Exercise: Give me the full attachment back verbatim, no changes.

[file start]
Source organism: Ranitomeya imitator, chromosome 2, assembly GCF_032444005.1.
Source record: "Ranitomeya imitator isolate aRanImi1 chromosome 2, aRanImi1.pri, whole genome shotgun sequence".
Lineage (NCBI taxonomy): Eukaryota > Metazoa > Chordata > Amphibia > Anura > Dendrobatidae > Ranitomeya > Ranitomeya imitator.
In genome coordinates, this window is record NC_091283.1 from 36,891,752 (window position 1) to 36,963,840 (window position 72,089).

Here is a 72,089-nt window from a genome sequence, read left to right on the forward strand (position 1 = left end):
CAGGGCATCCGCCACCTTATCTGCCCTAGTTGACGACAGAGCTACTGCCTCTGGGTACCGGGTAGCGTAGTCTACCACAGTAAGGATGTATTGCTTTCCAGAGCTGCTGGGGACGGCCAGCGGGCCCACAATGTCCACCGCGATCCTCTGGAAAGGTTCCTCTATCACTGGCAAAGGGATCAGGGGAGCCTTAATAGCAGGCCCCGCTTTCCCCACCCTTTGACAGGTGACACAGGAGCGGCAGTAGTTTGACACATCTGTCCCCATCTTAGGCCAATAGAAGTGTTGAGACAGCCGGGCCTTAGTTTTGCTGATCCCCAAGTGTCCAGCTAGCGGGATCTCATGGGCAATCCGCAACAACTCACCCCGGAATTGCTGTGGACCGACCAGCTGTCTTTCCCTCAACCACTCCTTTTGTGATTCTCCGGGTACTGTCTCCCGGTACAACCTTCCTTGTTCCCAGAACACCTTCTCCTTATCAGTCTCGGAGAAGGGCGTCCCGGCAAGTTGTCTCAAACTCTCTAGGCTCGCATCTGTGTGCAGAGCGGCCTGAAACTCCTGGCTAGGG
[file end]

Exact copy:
Source organism: Ranitomeya imitator, chromosome 2, assembly GCF_032444005.1.
Source record: "Ranitomeya imitator isolate aRanImi1 chromosome 2, aRanImi1.pri, whole genome shotgun sequence".
Lineage (NCBI taxonomy): Eukaryota > Metazoa > Chordata > Amphibia > Anura > Dendrobatidae > Ranitomeya > Ranitomeya imitator.
In genome coordinates, this window is record NC_091283.1 from 36,891,752 (window position 1) to 36,963,840 (window position 72,089).

Here is a 72,089-nt window from a genome sequence, read left to right on the forward strand (position 1 = left end):
CAGGGCATCCGCCACCTTATCTGCCCTAGTTGACGACAGAGCTACTGCCTCTGGGTACCGGGTAGCGTAGTCTACCACAGTAAGGATGTATTGCTTTCCAGAGCTGCTGGGGACGGCCAGCGGGCCCACAATGTCCACCGCGATCCTCTGGAAAGGTTCCTCTATCACTGGCAAAGGGATCAGGGGAGCCTTAATAGCAGGCCCCGCTTTCCCCACCCTTTGACAGGTGACACAGGAGCGGCAGTAGTTTGACACATCTGTCCCCATCTTAGGCCAATAGAAGTGTTGAGACAGCCGGGCCTTAGTTTTGCTGATCCCCAAGTGTCCAGCTAGCGGGATCTCATGGGCAATCCGCAACAACTCACCCCGGAATTGCTGTGGACCGACCAGCTGTCTTTCCCTCAACCACTCCTTTTGTGATTCTCCGGGTACTGTCTCCCGGTACAACCTTCCTTGTTCCCAGAACACCTTCTCCTTATCAGTCTCGGAGAAGGGCGTCCCGGCAAGTTGTCTCAAACTCTCTAGGCTCGCATCTGTGTGCAGAGCGGCCTGAAACTCCTGGCTAGGG